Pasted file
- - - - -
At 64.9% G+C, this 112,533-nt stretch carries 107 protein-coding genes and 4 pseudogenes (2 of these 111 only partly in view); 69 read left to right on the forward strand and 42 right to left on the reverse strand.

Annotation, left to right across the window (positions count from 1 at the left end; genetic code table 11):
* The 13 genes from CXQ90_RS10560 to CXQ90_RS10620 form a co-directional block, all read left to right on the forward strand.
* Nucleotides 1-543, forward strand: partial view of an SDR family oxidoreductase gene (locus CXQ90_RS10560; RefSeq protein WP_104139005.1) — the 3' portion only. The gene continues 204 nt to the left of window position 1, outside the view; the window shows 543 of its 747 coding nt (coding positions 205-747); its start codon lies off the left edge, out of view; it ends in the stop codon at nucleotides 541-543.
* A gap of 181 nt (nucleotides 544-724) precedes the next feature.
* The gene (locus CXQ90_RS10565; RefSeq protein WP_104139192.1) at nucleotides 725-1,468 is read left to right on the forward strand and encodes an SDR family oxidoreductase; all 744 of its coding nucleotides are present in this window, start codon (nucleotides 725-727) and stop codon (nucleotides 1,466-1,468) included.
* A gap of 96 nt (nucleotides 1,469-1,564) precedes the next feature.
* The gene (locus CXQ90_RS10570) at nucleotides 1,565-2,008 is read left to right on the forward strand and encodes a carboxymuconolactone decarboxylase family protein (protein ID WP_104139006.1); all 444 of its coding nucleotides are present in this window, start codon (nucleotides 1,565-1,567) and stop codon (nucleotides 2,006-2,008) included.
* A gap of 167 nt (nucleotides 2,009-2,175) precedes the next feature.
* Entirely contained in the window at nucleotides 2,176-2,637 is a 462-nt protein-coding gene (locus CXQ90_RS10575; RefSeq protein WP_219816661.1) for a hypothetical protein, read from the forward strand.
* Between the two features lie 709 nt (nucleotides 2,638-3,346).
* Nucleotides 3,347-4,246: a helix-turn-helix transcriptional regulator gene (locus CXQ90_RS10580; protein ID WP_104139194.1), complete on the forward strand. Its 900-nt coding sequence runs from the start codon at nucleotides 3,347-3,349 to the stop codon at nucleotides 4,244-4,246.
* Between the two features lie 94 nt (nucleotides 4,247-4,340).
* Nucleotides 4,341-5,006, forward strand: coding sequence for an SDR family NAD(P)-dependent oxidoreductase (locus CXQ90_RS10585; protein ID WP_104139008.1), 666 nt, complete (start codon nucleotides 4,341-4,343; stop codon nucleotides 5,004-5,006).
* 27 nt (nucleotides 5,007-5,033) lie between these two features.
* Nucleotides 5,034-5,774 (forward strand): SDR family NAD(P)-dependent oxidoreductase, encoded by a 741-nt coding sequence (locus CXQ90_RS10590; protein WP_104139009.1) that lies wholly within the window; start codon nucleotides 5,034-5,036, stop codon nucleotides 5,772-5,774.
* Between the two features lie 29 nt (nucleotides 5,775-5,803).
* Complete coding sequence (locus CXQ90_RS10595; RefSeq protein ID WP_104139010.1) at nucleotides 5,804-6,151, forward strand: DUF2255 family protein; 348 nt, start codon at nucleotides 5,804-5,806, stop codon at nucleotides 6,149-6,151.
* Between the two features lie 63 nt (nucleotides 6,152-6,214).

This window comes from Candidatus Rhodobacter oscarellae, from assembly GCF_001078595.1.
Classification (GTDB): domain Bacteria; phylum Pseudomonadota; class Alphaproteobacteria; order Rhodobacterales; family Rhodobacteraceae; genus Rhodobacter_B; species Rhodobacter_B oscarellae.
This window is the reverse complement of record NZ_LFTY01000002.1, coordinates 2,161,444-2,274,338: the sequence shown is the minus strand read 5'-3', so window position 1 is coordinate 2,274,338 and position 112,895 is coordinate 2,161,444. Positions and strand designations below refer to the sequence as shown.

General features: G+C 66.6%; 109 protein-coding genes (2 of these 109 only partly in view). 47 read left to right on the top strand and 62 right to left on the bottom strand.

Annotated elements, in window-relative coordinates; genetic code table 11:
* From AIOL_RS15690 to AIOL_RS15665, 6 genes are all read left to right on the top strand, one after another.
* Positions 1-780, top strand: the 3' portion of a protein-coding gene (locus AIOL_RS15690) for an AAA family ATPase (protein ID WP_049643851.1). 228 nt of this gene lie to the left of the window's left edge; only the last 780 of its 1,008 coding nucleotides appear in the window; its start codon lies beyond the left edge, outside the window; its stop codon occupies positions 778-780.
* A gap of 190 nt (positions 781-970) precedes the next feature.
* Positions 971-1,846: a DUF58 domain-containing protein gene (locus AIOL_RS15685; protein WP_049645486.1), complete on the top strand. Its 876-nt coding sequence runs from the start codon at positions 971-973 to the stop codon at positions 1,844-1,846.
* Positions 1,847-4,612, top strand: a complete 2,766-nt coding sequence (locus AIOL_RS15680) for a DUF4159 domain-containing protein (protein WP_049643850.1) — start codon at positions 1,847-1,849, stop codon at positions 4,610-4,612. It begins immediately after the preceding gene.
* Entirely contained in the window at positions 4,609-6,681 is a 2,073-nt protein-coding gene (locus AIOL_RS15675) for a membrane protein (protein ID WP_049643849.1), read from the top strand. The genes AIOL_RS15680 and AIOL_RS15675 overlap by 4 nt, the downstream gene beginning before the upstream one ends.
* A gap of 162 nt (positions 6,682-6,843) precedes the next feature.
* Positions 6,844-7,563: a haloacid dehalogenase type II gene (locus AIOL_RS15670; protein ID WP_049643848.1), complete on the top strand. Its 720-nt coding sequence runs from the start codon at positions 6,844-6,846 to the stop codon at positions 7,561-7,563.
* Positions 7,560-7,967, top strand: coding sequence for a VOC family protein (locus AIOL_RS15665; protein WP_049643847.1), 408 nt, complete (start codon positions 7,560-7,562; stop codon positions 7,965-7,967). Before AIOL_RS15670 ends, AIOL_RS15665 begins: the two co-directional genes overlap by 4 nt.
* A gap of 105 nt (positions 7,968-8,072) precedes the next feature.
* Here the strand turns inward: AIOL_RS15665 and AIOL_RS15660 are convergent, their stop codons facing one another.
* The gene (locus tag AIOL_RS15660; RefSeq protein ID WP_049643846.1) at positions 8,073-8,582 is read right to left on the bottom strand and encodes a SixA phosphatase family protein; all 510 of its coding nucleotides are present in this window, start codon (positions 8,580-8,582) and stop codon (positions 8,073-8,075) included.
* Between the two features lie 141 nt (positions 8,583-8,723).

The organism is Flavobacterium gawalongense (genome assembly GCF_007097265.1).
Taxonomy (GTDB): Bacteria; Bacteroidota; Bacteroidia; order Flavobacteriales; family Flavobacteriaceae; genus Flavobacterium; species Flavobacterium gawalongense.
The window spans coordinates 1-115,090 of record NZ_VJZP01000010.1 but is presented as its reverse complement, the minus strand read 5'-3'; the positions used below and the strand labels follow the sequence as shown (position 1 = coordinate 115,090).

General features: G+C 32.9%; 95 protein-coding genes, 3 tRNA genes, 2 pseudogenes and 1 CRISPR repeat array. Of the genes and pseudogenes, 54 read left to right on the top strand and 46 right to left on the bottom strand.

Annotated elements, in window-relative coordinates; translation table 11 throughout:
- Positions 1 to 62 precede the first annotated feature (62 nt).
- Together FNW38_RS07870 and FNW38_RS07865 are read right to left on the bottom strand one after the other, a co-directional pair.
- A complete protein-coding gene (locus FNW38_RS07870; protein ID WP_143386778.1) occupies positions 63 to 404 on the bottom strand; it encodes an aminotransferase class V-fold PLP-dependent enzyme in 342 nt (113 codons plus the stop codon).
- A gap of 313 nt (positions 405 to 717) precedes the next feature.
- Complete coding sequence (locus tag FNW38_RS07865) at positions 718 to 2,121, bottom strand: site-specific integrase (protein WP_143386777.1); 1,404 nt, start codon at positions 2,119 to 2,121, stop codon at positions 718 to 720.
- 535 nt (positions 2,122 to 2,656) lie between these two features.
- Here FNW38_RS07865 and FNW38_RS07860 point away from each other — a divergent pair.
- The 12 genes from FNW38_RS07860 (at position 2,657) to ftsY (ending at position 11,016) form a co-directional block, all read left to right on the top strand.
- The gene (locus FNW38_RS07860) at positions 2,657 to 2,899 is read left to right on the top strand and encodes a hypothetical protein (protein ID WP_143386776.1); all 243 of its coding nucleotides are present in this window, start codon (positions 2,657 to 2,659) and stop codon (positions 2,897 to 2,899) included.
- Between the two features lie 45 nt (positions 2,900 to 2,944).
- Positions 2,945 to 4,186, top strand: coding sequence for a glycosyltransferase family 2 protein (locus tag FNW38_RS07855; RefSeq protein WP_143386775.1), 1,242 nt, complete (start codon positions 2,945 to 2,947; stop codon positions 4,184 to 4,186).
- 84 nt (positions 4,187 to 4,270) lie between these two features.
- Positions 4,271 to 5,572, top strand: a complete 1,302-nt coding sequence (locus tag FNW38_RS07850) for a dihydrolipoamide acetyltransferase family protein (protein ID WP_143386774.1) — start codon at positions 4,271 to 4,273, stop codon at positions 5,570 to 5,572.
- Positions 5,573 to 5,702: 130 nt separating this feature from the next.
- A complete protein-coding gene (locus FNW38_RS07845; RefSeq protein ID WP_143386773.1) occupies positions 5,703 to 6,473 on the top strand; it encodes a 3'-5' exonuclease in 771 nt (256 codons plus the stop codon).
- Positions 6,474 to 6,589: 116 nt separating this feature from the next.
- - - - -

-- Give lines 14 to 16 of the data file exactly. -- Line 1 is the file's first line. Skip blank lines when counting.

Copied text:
* Nucleotides 4,341-5,006, forward strand: coding sequence for an SDR family NAD(P)-dependent oxidoreductase (locus CXQ90_RS10585; protein ID WP_104139008.1), 666 nt, complete (start codon nucleotides 4,341-4,343; stop codon nucleotides 5,004-5,006).
* 27 nt (nucleotides 5,007-5,033) lie between these two features.
* Nucleotides 5,034-5,774 (forward strand): SDR family NAD(P)-dependent oxidoreductase, encoded by a 741-nt coding sequence (locus CXQ90_RS10590; protein WP_104139009.1) that lies wholly within the window; start codon nucleotides 5,034-5,036, stop codon nucleotides 5,772-5,774.